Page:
Michael Chabon's "Telegraph Avenue" quickly drew me into its world via my love for music. "A book about a record store? I'm hip to that," I thought to myself. Heavily-laden with musical references and homages, the story quickly reveals itself to be about so much more. Gentrification is one sample topic. Race relations between the residents of the Oakland community as well as relations between different parts of the African-American community is a major concern of the novel. As a corporate multi-media store that claims to be striking a major blow for the African-American community begins moving into Oakland, small-business owners begin to question whether or not it is more important to fight that presence in their community, or whether it's better to get on board. Full of quirky (and dysfunctional at times) family drama, midwifery, film theory (including exploitation films and Tarantino's relationship to them) live Jazz, and featuring an appearance by Presidential hopeful Barack Obama, "Telegraph Avenue" presents a soulful and, at times, hilarious meditation on relations: race, class, sexuality, and otherwise.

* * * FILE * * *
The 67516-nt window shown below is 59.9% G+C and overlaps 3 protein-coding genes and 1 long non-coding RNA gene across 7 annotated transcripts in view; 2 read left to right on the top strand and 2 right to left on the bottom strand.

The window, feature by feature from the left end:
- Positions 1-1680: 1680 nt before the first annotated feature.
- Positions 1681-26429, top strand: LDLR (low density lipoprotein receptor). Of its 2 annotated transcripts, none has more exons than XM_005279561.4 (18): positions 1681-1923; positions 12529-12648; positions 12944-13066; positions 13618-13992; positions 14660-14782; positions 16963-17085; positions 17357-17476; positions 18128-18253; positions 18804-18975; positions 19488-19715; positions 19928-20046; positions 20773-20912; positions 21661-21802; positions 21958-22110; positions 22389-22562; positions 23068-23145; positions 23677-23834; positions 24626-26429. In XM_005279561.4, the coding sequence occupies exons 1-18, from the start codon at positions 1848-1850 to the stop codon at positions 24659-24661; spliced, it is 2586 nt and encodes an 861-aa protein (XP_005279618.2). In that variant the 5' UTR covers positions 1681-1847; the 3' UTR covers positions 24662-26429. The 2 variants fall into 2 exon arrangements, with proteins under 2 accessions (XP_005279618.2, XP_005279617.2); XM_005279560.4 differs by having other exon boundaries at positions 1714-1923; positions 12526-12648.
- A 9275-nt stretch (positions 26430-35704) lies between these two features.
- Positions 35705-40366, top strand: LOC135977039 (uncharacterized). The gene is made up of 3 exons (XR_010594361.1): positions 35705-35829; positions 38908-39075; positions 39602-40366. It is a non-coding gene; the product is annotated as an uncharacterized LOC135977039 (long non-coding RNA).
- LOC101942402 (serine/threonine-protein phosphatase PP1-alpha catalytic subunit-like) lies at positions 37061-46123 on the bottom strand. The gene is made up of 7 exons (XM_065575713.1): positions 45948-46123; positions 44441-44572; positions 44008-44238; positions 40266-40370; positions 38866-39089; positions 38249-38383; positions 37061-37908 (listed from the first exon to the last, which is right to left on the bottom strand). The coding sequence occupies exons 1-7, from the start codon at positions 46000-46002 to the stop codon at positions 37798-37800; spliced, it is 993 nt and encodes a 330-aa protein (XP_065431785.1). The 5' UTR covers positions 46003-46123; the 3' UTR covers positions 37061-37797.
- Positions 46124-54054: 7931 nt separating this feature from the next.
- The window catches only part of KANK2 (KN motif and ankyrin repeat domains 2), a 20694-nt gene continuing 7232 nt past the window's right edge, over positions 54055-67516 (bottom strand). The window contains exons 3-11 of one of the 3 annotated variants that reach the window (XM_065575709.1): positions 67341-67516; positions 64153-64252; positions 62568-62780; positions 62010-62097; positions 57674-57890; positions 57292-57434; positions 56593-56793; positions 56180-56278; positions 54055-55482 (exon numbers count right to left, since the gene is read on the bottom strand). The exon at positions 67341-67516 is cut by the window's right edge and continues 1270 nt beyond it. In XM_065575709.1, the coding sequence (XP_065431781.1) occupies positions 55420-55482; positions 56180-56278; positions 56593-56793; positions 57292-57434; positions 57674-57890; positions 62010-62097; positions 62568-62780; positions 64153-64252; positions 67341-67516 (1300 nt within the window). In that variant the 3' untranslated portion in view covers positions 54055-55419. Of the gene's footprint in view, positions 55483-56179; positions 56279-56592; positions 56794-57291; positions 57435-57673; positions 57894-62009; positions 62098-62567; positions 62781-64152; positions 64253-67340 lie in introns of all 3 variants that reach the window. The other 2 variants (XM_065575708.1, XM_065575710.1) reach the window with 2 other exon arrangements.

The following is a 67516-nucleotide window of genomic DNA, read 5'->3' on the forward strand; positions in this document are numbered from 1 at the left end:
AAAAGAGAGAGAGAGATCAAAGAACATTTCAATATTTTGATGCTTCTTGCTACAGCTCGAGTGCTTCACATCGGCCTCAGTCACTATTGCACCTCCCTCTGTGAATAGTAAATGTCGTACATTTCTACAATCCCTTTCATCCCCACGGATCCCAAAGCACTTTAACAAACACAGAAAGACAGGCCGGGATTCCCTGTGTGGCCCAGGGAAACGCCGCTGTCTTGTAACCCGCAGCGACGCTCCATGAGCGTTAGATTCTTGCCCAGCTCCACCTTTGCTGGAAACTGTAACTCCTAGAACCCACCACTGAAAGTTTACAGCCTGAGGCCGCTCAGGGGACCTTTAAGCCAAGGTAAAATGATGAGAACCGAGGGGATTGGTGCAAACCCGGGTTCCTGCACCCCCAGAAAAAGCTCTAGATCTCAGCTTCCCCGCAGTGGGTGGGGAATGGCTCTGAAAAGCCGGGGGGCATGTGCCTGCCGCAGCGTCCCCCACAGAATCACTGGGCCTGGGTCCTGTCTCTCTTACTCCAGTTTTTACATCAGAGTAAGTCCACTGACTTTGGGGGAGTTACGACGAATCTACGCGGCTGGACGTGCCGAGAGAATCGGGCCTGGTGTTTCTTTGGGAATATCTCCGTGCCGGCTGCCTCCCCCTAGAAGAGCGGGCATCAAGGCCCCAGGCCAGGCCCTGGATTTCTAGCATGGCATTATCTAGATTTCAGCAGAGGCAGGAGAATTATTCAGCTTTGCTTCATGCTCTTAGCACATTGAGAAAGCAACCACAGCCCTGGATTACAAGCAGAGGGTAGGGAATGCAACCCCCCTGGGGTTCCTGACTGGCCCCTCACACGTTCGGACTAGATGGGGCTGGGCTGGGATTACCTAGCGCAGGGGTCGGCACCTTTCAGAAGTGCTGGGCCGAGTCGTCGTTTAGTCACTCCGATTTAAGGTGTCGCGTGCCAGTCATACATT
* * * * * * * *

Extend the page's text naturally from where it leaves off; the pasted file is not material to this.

When ex-NFL quarterback Gibson Goode, the fifth richest black man in America, decides to open his newest Dogpile megastore on Telegraph Avenue, Nat and Archy, the owners of Brokeland Records, fear for their business until Gibson's endeavor exposes a decades-old secret history.